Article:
The incentive to remove a DST other than those already specified will depend on whether a country sees a better tax revenue outcome from Pillar One, Amount A. In turn, those revenue numbers will depend on how the rest of Amount A gets negotiated.
Also, it seems unlikely that these principles will result in “all” DSTs being removed as agreed in October 2021. There is room for governments to work around the principles above. A DST could potentially get past the second principle by applying it to both domestic and foreign businesses in a somewhat balanced way.
2. The treaty will not be adopted without U.S. support.
The draft treaty proposes a points system to determine whether a critical mass of jurisdictions has agreed to the treaty. The entry into force provisions require 30 ratifications and approval by jurisdictions representing a total of 600 points or more. The points ascribed to jurisdictions can be found here. The United States has been assigned 486 points, and there are 999 points available. There is no path to 600 points without approval from the United States, and the U.S. Constitution requires 67 votes in the U.S. Senate to ratify a treaty. This appears to be a rather unlikely outcome at this juncture.
3. Not all countries agree.
There are a couple of reasons that this is a “draft” multilateral tax treaty. One reason is that the U.S. Treasury would like to get public input on it. Another reason is that several countries have expressed objections to the draft proposal.
Brazil, Colombia, and India object to several provisions, including a provision that suggests current taxes applied in market countries should reduce the new opportunity to tax profits allocated under Amount A. This is a question of double dipping (or not). If a country already has the right to tax a business on its activity in a country using withholdingWithholding is the income an employer takes out of an employee’s paycheck and remits to the federal, state, and/or local government. It is calculated based on the amount of income earned, the taxpayer’s filing status, the number of allowances claimed, and any additional amount of the employee requests.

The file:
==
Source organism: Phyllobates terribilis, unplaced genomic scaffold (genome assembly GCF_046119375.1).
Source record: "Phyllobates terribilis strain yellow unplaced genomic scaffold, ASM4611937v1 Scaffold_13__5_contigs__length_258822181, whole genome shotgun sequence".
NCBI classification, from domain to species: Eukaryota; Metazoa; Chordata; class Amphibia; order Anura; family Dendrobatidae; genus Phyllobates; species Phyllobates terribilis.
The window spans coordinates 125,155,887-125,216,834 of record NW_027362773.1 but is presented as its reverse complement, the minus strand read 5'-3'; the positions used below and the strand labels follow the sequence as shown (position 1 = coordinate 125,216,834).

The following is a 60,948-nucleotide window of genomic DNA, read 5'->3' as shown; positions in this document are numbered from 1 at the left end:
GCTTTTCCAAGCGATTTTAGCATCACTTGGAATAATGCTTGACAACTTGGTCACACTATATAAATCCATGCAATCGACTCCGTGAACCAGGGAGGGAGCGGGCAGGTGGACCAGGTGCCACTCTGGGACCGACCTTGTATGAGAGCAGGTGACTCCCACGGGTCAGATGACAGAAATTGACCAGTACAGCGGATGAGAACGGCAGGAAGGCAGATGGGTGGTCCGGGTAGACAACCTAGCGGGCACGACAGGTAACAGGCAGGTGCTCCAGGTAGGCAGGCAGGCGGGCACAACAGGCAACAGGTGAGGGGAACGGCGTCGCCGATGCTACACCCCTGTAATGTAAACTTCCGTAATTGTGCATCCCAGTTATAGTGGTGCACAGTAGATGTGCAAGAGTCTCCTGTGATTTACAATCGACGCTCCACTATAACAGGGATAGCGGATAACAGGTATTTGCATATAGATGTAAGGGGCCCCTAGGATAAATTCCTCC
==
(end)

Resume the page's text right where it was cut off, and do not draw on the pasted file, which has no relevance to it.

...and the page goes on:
taxes, and Amount A would allocate new taxing rights, should the new right be a gross allocation or a net allocation? In my view, Amount A should not duplicate existing taxation that is happening in market jurisdictions.
Brazil, Colombia, and India seem to agree that it should be a gross allocation with no offset for existing taxes owed. Other countries appear to be aiming for a net allocation where the Amount A taxing right is reduced by existing rights to tax in a market jurisdiction.
4. This is truly a unique (and complex) tax policy.
The draft multilateral tax treaty under Pillar One would rearrange the rights to tax profits of the largest multinational companies. According to the OECD, taxing rights on about $200 billion in profits would be shifted to jurisdictions different from where the profits are currently being taxed. Due to tax differences in current vs. proposed jurisdictions, the changes would lead to a tax increase between $17 and $32 billion, based on 2021 data. In their release, the OECD says their analysis points to revenue gains in low and middle-income countries and losses primarily in jurisdictions often referred to as tax havens.
Treasury Secretary Janet Yellen has suggested in the past that the impact on U.S. revenue is difficult to determine while disagreements remain on the treaty text.
The proposal applies a new set of rules to businesses with more than $200 billion in profits. These proposed rules take 25 percent of profits above a 10 percent profit margin and apply multiple calculations and rules to determine where those profits should be moved from and where they should be taxed under the proposal.
There are formulas for all sorts of things:
- A formula for determining where a company gets relieved from taxation.
- A formula for allocating taxable revenues across jurisdictions.
- A formula for determining a taxable presence in a jurisdiction.
None of these approaches have truly been tested before in international tax policy, which is why last year my colleague and I wrote that the policy seems to be one “that works in theory and may have a slight chance to work in practice.”
5. Nobody knows what will happen next.
The U.S. Treasury has opened a 60-day consultation period for the proposal and is requesting public review and input. Here at Tax Foundation, we’re taking this consultation seriously, just as others in the U.S. tax community are doing.
However, if the U.S. consultation process shows the Treasury that additional changes need to be made, it is unclear whether those changes will be acceptable to other countries. Canada is plowing ahead with its DST, and it is possible that more tariff threats from the U.S. government could be on the horizon.
Hold onto your hats, folks, this ride isn’t over yet.